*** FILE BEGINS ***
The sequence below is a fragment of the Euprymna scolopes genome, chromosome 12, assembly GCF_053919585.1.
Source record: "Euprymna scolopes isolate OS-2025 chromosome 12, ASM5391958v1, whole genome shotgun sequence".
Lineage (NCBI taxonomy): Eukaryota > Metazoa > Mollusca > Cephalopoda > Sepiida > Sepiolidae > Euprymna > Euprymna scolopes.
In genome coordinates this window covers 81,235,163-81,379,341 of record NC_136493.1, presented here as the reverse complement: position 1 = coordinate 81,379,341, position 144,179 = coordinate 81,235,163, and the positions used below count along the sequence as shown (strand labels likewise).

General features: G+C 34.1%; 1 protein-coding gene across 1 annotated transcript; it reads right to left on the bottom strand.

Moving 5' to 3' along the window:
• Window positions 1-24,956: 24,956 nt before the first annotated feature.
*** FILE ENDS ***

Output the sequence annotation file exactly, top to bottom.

The sequence below is a fragment of the Euprymna scolopes genome, chromosome 12, assembly GCF_053919585.1.
Source record: "Euprymna scolopes isolate OS-2025 chromosome 12, ASM5391958v1, whole genome shotgun sequence".
Lineage (NCBI taxonomy): Eukaryota > Metazoa > Mollusca > Cephalopoda > Sepiida > Sepiolidae > Euprymna > Euprymna scolopes.
In genome coordinates this window covers 81,235,163-81,379,341 of record NC_136493.1, presented here as the reverse complement: position 1 = coordinate 81,379,341, position 144,179 = coordinate 81,235,163, and the positions used below count along the sequence as shown (strand labels likewise).

General features: G+C 34.1%; 1 protein-coding gene across 1 annotated transcript; it reads right to left on the bottom strand.

Moving 5' to 3' along the window:
• Window positions 1-24,956: 24,956 nt before the first annotated feature.